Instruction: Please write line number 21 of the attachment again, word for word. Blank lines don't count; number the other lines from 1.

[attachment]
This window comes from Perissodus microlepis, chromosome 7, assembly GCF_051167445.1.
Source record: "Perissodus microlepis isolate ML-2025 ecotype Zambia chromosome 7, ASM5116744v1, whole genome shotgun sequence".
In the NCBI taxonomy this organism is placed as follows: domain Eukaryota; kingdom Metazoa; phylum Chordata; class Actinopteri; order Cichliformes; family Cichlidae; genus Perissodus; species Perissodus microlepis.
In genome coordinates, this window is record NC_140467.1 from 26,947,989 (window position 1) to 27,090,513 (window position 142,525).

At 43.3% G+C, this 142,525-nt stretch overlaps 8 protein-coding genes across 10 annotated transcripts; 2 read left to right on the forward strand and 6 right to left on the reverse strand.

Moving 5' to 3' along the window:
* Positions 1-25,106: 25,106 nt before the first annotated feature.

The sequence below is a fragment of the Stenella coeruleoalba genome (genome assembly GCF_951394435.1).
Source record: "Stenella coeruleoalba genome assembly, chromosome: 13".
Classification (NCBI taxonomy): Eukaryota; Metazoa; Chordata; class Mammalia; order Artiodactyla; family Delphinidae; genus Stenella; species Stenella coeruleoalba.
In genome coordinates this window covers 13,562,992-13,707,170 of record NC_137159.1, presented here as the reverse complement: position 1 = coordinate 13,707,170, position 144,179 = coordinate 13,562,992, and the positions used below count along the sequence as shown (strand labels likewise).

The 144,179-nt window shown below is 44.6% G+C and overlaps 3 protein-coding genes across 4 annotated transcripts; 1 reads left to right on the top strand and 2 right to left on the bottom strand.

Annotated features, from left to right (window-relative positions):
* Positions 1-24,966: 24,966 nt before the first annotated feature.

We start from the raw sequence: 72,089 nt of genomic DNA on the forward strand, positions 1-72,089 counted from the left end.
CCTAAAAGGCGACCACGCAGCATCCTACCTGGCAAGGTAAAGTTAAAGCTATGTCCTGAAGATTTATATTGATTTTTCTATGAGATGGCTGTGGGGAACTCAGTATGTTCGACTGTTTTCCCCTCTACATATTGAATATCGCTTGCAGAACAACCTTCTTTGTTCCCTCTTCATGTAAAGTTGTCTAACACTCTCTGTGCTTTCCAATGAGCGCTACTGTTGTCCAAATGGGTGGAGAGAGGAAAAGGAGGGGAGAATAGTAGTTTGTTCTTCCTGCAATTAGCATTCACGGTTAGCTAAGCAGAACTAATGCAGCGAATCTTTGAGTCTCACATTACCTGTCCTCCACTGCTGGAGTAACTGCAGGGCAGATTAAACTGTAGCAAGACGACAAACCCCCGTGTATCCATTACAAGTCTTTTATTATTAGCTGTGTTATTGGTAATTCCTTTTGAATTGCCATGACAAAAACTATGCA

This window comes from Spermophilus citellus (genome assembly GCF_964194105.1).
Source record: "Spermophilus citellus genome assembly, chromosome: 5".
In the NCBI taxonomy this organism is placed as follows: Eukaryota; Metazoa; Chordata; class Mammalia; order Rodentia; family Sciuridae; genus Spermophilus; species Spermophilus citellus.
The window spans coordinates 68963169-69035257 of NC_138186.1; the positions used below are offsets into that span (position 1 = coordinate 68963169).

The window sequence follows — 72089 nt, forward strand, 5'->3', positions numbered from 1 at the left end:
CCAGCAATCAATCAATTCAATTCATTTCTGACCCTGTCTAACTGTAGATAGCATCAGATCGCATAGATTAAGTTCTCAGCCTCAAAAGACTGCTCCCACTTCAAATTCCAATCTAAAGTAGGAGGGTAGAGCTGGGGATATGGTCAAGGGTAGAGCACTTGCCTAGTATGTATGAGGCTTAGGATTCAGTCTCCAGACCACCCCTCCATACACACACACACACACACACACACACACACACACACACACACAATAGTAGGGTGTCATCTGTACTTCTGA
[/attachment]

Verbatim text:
The window sequence follows — 72089 nt, forward strand, 5'->3', positions numbered from 1 at the left end: